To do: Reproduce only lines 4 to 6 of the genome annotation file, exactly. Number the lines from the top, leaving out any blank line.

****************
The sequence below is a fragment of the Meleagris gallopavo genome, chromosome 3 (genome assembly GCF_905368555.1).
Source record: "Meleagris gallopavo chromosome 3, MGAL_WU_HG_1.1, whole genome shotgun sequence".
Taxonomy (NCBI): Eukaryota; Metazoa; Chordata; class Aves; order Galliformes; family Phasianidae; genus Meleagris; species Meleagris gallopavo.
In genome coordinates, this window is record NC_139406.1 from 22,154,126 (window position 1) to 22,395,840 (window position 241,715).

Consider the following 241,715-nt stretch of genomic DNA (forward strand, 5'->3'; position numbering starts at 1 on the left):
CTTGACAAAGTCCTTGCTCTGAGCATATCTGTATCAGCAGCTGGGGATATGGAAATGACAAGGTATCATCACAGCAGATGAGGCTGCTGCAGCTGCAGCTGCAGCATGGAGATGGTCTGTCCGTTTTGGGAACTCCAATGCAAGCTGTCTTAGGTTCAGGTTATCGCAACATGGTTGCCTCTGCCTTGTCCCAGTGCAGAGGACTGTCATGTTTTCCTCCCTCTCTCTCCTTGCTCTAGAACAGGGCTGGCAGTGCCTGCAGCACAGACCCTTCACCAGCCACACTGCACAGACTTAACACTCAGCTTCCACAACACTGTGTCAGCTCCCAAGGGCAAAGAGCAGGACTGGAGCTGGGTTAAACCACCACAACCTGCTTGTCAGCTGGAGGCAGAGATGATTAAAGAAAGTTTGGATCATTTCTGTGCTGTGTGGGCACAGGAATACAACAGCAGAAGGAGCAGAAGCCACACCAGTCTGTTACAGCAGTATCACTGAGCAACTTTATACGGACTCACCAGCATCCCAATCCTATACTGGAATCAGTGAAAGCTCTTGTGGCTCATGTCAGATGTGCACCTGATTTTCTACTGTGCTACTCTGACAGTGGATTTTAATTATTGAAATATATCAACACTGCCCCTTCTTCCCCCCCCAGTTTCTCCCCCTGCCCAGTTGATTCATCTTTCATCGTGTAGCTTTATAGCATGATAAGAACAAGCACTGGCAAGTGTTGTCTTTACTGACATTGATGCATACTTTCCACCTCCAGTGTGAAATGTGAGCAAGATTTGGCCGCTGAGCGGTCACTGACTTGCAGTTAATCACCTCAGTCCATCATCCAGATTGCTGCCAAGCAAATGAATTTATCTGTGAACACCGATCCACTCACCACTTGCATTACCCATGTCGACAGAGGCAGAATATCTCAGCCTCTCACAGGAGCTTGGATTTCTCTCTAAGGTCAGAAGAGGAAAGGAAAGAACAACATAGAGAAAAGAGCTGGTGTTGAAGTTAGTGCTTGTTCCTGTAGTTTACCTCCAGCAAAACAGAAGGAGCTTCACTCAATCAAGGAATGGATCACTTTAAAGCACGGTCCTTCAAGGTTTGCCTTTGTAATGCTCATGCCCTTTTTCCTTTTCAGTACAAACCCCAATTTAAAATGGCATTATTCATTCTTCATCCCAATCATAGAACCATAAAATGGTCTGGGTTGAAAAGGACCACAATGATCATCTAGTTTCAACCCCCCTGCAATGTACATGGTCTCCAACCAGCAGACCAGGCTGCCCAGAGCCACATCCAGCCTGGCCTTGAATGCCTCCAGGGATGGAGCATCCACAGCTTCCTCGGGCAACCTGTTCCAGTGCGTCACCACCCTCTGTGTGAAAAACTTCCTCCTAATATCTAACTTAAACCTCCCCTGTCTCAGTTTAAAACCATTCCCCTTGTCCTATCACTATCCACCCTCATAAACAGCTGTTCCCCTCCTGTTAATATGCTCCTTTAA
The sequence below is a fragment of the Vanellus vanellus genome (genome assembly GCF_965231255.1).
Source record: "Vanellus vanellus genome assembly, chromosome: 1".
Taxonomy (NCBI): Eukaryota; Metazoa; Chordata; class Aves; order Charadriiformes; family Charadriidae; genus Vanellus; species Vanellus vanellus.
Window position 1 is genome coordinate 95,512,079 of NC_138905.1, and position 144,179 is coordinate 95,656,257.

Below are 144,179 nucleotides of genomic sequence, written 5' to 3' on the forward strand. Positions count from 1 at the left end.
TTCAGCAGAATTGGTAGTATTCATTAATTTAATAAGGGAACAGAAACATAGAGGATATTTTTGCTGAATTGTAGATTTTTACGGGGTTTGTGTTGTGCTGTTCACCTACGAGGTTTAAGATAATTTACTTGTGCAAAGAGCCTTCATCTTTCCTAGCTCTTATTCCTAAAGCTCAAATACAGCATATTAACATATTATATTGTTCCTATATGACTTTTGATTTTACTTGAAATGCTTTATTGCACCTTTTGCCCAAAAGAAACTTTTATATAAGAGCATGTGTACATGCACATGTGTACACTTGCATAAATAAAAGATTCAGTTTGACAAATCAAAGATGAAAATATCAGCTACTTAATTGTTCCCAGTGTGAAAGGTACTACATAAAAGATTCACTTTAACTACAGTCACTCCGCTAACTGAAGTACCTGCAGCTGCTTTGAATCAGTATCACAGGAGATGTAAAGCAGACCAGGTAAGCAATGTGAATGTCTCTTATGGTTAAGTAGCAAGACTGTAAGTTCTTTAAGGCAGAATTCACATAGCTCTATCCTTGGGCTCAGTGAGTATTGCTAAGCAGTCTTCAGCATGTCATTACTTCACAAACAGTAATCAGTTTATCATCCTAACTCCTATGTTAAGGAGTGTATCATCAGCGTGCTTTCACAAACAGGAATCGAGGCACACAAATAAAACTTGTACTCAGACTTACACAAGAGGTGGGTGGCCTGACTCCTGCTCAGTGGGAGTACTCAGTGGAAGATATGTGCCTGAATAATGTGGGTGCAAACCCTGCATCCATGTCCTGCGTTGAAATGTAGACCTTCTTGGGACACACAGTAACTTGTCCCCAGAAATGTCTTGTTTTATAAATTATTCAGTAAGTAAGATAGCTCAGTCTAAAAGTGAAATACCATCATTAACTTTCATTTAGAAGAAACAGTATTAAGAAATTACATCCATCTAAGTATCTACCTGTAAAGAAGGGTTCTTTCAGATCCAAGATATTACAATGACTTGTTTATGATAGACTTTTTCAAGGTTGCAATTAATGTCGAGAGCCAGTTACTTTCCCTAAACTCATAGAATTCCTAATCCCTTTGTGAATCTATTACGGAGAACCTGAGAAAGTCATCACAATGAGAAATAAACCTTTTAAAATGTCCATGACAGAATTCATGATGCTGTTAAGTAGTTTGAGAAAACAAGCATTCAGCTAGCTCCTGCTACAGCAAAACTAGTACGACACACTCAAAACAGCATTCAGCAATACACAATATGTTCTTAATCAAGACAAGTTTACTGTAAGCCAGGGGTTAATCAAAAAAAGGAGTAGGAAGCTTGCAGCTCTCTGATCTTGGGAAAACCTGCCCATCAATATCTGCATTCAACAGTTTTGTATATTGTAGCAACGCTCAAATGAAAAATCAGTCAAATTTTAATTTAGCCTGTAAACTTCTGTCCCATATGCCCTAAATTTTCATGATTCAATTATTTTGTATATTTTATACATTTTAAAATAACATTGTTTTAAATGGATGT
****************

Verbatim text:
In genome coordinates, this window is record NC_139406.1 from 22,154,126 (window position 1) to 22,395,840 (window position 241,715).

Consider the following 241,715-nt stretch of genomic DNA (forward strand, 5'->3'; position numbering starts at 1 on the left):
CTTGACAAAGTCCTTGCTCTGAGCATATCTGTATCAGCAGCTGGGGATATGGAAATGACAAGGTATCATCACAGCAGATGAGGCTGCTGCAGCTGCAGCTGCAGCATGGAGATGGTCTGTCCGTTTTGGGAACTCCAATGCAAGCTGTCTTAGGTTCAGGTTATCGCAACATGGTTGCCTCTGCCTTGTCCCAGTGCAGAGGACTGTCATGTTTTCCTCCCTCTCTCTCCTTGCTCTAGAACAGGGCTGGCAGTGCCTGCAGCACAGACCCTTCACCAGCCACACTGCACAGACTTAACACTCAGCTTCCACAACACTGTGTCAGCTCCCAAGGGCAAAGAGCAGGACTGGAGCTGGGTTAAACCACCACAACCTGCTTGTCAGCTGGAGGCAGAGATGATTAAAGAAAGTTTGGATCATTTCTGTGCTGTGTGGGCACAGGAATACAACAGCAGAAGGAGCAGAAGCCACACCAGTCTGTTACAGCAGTATCACTGAGCAACTTTATACGGACTCACCAGCATCCCAATCCTATACTGGAATCAGTGAAAGCTCTTGTGGCTCATGTCAGATGTGCACCTGATTTTCTACTGTGCTACTCTGACAGTGGATTTTAATTATTGAAATATATCAACACTGCCCCTTCTTCCCCCCCCAGTTTCTCCCCCTGCCCAGTTGATTCATCTTTCATCGTGTAGCTTTATAGCATGATAAGAACAAGCACTGGCAAGTGTTGTCTTTACTGACATTGATGCATACTTTCCACCTCCAGTGTGAAATGTGAGCAAGATTTGGCCGCTGAGCGGTCACTGACTTGCAGTTAATCACCTCAGTCCATCATCCAGATTGCTGCCAAGCAAATGAATTTATCTGTGAACACCGATCCACTCACCACTTGCATTACCCATGTCGACAGAGGCAGAATATCTCAGCCTCTCACAGGAGCTTGGATTTCTCTCTAAGGTCAGAAGAGGAAAGGAAAGAACAACATAGAGAAAAGAGCTGGTGTTGAAGTTAGTGCTTGTTCCTGTAGTTTACCTCCAGCAAAACAGAAGGAGCTTCACTCAATCAAGGAATGGATCACTTTAAAGCACGGTCCTTCAAGGTTTGCCTTTGTAATGCTCATGCCCTTTTTCCTTTTCAGTACAAACCCCAATTTAAAATGGCATTATTCATTCTTCATCCCAATCATAGAACCATAAAATGGTCTGGGTTGAAAAGGACCACAATGATCATCTAGTTTCAACCCCCCTGCAATGTACATGGTCTCCAACCAGCAGACCAGGCTGCCCAGAGCCACATCCAGCCTGGCCTTGAATGCCTCCAGGGATGGAGCATCCACAGCTTCCTCGGGCAACCTGTTCCAGTGCGTCACCACCCTCTGTGTGAAAAACTTCCTCCTAATATCTAACTTAAACCTCCCCTGTCTCAGTTTAAAACCATTCCCCTTGTCCTATCACTATCCACCCTCATAAACAGCTGTTCCCCTCCTGTTAATATGCTCCTTTAA